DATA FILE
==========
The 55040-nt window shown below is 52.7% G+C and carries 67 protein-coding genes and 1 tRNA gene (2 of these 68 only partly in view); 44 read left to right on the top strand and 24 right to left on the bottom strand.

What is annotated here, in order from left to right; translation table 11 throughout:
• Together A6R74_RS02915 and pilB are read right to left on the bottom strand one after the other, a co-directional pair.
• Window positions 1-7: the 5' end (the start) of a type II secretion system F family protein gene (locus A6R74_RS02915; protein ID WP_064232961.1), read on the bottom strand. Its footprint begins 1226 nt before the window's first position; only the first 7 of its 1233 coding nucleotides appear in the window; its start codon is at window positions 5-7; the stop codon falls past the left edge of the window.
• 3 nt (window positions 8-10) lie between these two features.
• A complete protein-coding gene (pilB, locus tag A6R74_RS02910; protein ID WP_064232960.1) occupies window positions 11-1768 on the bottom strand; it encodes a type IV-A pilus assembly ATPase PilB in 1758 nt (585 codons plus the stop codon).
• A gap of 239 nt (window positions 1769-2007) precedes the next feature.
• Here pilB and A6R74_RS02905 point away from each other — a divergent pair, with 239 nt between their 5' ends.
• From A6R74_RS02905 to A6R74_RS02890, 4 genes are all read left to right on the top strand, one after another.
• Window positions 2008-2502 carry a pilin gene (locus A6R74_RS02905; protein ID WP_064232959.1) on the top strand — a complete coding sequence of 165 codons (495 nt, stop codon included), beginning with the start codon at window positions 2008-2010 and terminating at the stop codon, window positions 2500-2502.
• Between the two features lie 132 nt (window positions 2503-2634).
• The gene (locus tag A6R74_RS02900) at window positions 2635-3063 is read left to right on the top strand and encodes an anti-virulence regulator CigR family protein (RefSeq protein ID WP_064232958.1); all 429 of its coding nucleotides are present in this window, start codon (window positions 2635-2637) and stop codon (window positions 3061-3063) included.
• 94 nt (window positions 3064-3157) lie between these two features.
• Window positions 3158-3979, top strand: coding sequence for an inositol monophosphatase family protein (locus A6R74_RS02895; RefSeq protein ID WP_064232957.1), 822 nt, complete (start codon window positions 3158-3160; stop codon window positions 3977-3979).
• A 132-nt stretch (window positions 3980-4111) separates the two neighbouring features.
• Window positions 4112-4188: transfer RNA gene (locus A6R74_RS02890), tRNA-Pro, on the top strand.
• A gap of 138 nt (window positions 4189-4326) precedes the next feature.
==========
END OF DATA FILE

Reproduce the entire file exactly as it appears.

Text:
The 55040-nt window shown below is 52.7% G+C and carries 67 protein-coding genes and 1 tRNA gene (2 of these 68 only partly in view); 44 read left to right on the top strand and 24 right to left on the bottom strand.

What is annotated here, in order from left to right; translation table 11 throughout:
• Together A6R74_RS02915 and pilB are read right to left on the bottom strand one after the other, a co-directional pair.
• Window positions 1-7: the 5' end (the start) of a type II secretion system F family protein gene (locus A6R74_RS02915; protein ID WP_064232961.1), read on the bottom strand. Its footprint begins 1226 nt before the window's first position; only the first 7 of its 1233 coding nucleotides appear in the window; its start codon is at window positions 5-7; the stop codon falls past the left edge of the window.
• 3 nt (window positions 8-10) lie between these two features.
• A complete protein-coding gene (pilB, locus tag A6R74_RS02910; protein ID WP_064232960.1) occupies window positions 11-1768 on the bottom strand; it encodes a type IV-A pilus assembly ATPase PilB in 1758 nt (585 codons plus the stop codon).
• A gap of 239 nt (window positions 1769-2007) precedes the next feature.
• Here pilB and A6R74_RS02905 point away from each other — a divergent pair, with 239 nt between their 5' ends.
• From A6R74_RS02905 to A6R74_RS02890, 4 genes are all read left to right on the top strand, one after another.
• Window positions 2008-2502 carry a pilin gene (locus A6R74_RS02905; protein ID WP_064232959.1) on the top strand — a complete coding sequence of 165 codons (495 nt, stop codon included), beginning with the start codon at window positions 2008-2010 and terminating at the stop codon, window positions 2500-2502.
• Between the two features lie 132 nt (window positions 2503-2634).
• The gene (locus tag A6R74_RS02900) at window positions 2635-3063 is read left to right on the top strand and encodes an anti-virulence regulator CigR family protein (RefSeq protein ID WP_064232958.1); all 429 of its coding nucleotides are present in this window, start codon (window positions 2635-2637) and stop codon (window positions 3061-3063) included.
• 94 nt (window positions 3064-3157) lie between these two features.
• Window positions 3158-3979, top strand: coding sequence for an inositol monophosphatase family protein (locus A6R74_RS02895; RefSeq protein ID WP_064232957.1), 822 nt, complete (start codon window positions 3158-3160; stop codon window positions 3977-3979).
• A 132-nt stretch (window positions 3980-4111) separates the two neighbouring features.
• Window positions 4112-4188: transfer RNA gene (locus A6R74_RS02890), tRNA-Pro, on the top strand.
• A gap of 138 nt (window positions 4189-4326) precedes the next feature.